When the hum-drum of the news cycle is punctuated by a scientific scandal, it’s not uncommon for words like “triglycerides” and “glyphosate” to jump from scientific jargon to kitchen table conversation. And with scare stories about weed killer in your Ben & Jerry’s and allegations of ghostwritten studies, there’s no scandal more electrifying than that surrounding glyphosate.
First, the big picture: Glyphosate is the world’s most popular weed killer. Since it’s sprayed on “Roundup Ready” corn and soybeans, which are genetically engineered to withstand a strong application that normally would kill both weeds and non-modified plants, glyphosate landed smack dab in the middle of the GMO debate. Although nine out of 10 scientists agree that genetically modified foods are safe to eat, fewer than half of Americans support biotechnology in their food (compare that to the roughly 70 percent who support its use in human health).
In the U.S., all pesticides and weed killers — even the organic ones — are periodically re-evaluated to ensure the most up-to-date studies still support their safety. Time and again, government agencies have found glyphosate to be safe. But since both the European Union and the U.S. Environmental Protection Agency are in the midst of another round of re-evaluations, anti-GMO activists know that the easiest way to take down GMOs is to eliminate the weed killer they’re grown with.
Kansas is the seventh highest corn producing state in the nation, which means eliminating glyphosate from a farmer’s tools would severely impact our nation’s ability to keep up with demand, especially as corn ethanol plays a larger role in alternative fuel.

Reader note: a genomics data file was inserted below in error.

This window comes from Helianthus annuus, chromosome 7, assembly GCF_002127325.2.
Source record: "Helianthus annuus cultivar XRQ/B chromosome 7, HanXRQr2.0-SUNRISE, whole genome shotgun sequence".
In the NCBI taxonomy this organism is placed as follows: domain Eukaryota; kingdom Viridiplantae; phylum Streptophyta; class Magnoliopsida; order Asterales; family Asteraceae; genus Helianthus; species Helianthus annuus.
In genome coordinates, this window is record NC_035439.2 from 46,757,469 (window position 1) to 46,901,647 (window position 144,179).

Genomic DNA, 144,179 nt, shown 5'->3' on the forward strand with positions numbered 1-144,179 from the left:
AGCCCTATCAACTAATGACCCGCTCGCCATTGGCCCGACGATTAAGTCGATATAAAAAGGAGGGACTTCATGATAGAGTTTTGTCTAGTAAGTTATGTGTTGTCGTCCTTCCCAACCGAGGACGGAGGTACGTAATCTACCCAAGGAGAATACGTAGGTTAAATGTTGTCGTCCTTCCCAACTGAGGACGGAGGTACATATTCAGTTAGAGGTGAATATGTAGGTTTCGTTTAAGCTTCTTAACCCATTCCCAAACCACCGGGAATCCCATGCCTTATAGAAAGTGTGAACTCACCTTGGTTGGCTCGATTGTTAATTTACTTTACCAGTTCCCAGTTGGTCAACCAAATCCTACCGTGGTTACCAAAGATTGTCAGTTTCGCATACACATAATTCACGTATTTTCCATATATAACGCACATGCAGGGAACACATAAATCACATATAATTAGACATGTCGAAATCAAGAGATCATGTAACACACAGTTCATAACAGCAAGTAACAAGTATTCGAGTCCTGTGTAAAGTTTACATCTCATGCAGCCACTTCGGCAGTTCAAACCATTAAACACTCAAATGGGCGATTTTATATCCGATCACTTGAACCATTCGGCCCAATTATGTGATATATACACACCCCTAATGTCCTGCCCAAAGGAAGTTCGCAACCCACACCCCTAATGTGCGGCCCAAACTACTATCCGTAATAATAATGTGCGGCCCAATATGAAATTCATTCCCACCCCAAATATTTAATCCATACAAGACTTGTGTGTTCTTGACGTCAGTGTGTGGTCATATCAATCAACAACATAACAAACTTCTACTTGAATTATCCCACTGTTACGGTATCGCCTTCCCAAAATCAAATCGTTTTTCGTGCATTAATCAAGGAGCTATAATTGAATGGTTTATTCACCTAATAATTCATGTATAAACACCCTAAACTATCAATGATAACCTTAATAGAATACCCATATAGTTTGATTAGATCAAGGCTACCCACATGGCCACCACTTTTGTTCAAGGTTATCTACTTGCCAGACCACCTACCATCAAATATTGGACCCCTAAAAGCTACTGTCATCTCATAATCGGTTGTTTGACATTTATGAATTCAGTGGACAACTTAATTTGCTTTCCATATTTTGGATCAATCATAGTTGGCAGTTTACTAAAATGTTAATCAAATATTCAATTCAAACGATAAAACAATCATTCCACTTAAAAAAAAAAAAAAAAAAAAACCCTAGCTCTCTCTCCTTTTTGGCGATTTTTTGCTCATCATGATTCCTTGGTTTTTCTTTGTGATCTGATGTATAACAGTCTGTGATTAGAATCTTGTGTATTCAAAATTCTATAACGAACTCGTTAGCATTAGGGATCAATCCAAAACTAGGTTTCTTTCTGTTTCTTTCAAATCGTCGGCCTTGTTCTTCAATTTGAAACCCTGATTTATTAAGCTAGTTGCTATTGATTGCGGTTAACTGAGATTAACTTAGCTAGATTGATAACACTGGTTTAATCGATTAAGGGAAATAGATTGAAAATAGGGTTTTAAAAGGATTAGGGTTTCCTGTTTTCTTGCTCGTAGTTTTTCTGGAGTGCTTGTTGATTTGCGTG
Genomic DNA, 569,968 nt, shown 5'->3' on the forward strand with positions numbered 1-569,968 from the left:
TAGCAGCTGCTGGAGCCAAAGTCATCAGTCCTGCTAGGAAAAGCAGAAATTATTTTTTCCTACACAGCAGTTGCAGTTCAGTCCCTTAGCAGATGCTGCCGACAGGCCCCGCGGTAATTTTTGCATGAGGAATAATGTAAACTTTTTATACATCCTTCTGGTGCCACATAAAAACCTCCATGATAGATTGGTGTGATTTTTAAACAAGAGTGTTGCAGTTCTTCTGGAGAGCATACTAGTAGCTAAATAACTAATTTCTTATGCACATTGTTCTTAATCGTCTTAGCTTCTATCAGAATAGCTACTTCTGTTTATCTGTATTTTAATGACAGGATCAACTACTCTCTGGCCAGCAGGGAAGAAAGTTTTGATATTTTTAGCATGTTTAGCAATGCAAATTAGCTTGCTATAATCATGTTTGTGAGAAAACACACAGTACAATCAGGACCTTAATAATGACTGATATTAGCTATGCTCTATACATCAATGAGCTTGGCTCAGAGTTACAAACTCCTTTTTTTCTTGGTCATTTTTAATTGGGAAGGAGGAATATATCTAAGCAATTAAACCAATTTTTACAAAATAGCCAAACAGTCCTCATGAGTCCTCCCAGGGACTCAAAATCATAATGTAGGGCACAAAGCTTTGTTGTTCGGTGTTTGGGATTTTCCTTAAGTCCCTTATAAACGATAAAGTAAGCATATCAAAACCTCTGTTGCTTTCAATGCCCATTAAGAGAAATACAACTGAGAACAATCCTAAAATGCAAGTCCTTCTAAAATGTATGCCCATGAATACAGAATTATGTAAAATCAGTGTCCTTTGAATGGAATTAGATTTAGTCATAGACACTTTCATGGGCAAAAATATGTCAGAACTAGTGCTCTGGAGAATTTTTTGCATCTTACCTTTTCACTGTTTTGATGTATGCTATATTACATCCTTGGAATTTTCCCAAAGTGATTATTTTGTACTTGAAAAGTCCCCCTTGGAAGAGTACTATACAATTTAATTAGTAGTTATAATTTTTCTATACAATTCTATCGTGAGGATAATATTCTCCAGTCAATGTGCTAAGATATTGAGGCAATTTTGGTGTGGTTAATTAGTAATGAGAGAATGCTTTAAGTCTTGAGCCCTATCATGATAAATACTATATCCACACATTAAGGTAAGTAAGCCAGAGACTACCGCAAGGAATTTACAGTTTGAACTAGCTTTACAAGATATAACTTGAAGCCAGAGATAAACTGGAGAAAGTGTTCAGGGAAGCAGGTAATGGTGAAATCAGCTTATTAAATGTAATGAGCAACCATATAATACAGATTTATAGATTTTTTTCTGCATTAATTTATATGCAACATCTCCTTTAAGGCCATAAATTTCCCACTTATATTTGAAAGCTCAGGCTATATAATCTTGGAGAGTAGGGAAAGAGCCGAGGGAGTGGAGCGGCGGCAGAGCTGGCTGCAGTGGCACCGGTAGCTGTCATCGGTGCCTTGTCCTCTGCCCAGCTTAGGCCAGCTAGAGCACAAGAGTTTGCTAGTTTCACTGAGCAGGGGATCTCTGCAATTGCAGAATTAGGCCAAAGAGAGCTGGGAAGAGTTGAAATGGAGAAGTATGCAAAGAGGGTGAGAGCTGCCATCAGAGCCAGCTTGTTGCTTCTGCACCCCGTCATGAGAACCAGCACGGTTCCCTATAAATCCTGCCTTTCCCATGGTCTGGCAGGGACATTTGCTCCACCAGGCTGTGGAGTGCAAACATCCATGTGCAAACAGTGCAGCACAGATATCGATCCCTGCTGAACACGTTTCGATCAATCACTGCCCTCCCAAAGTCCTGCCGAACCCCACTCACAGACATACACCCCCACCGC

According to the latest estimates from the U.S. Geological Survey, Kansas farmers spray at least 88 pounds of glyphosate per square mile on portions of their farmland. It certainly sounds like a great deal, but glyphosate has helped displace the use of other far more toxic weed killers. Bromoxynil, for example, is moderately toxic to humans and must be applied with chemical-resistant gloves and protective eyewear. Data from the Department of Agriculture indicates that farmers began spraying far less bromoxynil in the early 2000s — the same time glyphosate came into favor.
The shift likely held due to glyphosate’s cost (Roundup and generic glyphosate weed killers are among the cheapest and most effective tools farmers have to combat unwanted plants, resulting in reduced labor costs as well), and it’s relative safety. Glyphosate is less toxic than caffeine.
Even Dr. Aaron Blair, a pesticide researcher who devoted his now-defunct career to rooting out toxic chemicals, couldn’t find evidence glyphosate caused cancer. Unfortunately, Blair also neglected to publish the results of his study in time to impact an evaluation by the International Agency for Research on Cancer, an organization with shaky credibility which to date is the only authority in the world that thinks glyphosate causes cancer.
There is certainly reason to want harmful pesticides off the market, but misleading the public and respected toxicologists is hardly an appropriate way to meet that goal. French farmers also worry that the end of glyphosate would mean the end of conservation farming, a method that utilizes glyphosate and organic soil cover to capture carbon from the air.
If well-meaning activists run glyphosate off the shelves, farmworkers will have no choice but to turn to other weed killers which are potentially more toxic and harmful to the environment than the product they originally tried to malign.
Until evidence emerges to the contrary, we should recognize glyphosate's safety. If activists want to fight GMOs, they should take their concerns to the laboratory rather than undermining glyphosate.
Dr. Joseph Perrone is the chief science officer at the Washington, D.C.-based nonprofit Center for Accountability in Science, which provides a balanced look at the science behind sensational headlines, and seeks to debunk junk science and correct public misconceptions.